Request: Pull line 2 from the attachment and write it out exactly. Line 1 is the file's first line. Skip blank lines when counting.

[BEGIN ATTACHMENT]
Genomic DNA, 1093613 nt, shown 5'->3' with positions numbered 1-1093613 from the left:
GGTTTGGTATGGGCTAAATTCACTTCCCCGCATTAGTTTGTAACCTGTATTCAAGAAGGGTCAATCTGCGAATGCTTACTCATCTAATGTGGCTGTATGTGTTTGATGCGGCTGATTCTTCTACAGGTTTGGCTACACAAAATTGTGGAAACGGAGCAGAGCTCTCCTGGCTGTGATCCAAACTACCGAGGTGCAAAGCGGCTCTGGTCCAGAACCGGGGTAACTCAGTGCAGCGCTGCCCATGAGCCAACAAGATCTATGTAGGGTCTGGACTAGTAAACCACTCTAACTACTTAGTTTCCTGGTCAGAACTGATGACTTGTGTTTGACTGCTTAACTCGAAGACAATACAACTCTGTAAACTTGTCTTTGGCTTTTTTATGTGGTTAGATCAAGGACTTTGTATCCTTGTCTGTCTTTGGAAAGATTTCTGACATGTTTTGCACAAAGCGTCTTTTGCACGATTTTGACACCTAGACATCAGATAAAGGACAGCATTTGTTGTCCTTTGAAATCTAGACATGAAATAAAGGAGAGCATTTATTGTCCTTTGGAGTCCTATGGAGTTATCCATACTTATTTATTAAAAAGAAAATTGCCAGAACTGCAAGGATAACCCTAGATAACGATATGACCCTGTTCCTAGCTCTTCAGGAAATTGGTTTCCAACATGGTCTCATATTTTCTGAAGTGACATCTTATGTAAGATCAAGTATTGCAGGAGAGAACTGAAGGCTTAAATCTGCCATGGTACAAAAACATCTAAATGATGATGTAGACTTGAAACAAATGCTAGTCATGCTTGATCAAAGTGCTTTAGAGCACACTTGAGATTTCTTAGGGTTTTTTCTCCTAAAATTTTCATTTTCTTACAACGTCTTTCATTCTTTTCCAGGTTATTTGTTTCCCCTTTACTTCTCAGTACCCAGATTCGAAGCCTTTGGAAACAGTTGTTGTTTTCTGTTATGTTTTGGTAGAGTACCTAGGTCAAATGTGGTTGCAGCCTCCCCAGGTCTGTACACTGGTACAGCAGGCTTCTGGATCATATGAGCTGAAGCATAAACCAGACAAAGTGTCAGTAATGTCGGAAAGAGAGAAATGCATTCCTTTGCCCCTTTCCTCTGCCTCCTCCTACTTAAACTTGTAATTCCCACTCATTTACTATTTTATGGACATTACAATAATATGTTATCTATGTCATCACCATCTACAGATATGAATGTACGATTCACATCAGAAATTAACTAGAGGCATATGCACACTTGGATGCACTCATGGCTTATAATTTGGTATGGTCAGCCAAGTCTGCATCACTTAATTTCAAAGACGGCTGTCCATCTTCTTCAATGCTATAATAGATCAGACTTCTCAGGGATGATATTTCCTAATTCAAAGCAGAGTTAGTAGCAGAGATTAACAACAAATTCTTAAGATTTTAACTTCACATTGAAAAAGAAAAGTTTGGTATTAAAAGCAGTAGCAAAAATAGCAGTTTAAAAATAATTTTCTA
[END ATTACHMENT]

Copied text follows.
GGTTTGGTATGGGCTAAATTCACTTCCCCGCATTAGTTTGTAACCTGTATTCAAGAAGGGTCAATCTGCGAATGCTTACTCATCTAATGTGGCTGTATGTGTTTGATGCGGCTGATTCTTCTACAGGTTTGGCTACACAAAATTGTGGAAACGGAGCAGAGCTCTCCTGGCTGTGATCCAAACTACCGAGGTGCAAAGCGGCTCTGGTCCAGAACCGGGGTAACTCAGTGCAGCGCTGCCCATGAGCCAACAAGATCTATGTAGGGTCTGGACTAGTAAACCACTCTAACTACTTAGTTTCCTGGTCAGAACTGATGACTTGTGTTTGACTGCTTAACTCGAAGACAATACAACTCTGTAAACTTGTCTTTGGCTTTTTTATGTGGTTAGATCAAGGACTTTGTATCCTTGTCTGTCTTTGGAAAGATTTCTGACATGTTTTGCACAAAGCGTCTTTTGCACGATTTTGACACCTAGACATCAGATAAAGGACAGCATTTGTTGTCCTTTGAAATCTAGACATGAAATAAAGGAGAGCATTTATTGTCCTTTGGAGTCCTATGGAGTTATCCATACTTATTTATTAAAAAGAAAATTGCCAGAACTGCAAGGATAACCCTAGATAACGATATGACCCTGTTCCTAGCTCTTCAGGAAATTGGTTTCCAACATGGTCTCATATTTTCTGAAGTGACATCTTATGTAAGATCAAGTATTGCAGGAGAGAACTGAAGGCTTAAATCTGCCATGGTACAAAAACATCTAAATGATGATGTAGACTTGAAACAAATGCTAGTCATGCTTGATCAAAGTGCTTTAGAGCACACTTGAGATTTCTTAGGGTTTTTTCTCCTAAAATTTTCATTTTCTTACAACGTCTTTCATTCTTTTCCAGGTTATTTGTTTCCCCTTTACTTCTCAGTACCCAGATTCGAAGCCTTTGGAAACAGTTGTTGTTTTCTGTTATGTTTTGGTAGAGTACCTAGGTCAAATGTGGTTGCAGCCTCCCCAGGTCTGTACACTGGTACAGCAGGCTTCTGGATCATATGAGCTGAAGCATAAACCAGACAAAGTGTCAGTAATGTCGGAAAGAGAGAAATGCATTCCTTTGCCCCTTTCCTCTGCCTCCTCCTACTTAAACTTGTAATTCCCACTCATTTACTATTTTATGGACATTACAATAATATGTTATCTATGTCATCACCATCTACAGATATGAATGTACGATTCACATCAGAAATTAACTAGAGGCATATGCACACTTGGATGCACTCATGGCTTATAATTTGGTATGGTCAGCCAAGTCTGCATCACTTAATTTCAAAGACGGCTGTCCATCTTCTTCAATGCTATAATAGATCAGACTTCTCAGGGATGATATTTCCTAATTCAAAGCAGAGTTAGTAGCAGAGATTAACAACAAATTCTTAAGATTTTAACTTCACATTGAAAAAGAAAAGTTTGGTATTAAAAGCAGTAGCAAAAATAGCAGTTTAAAAATAATTTTCTA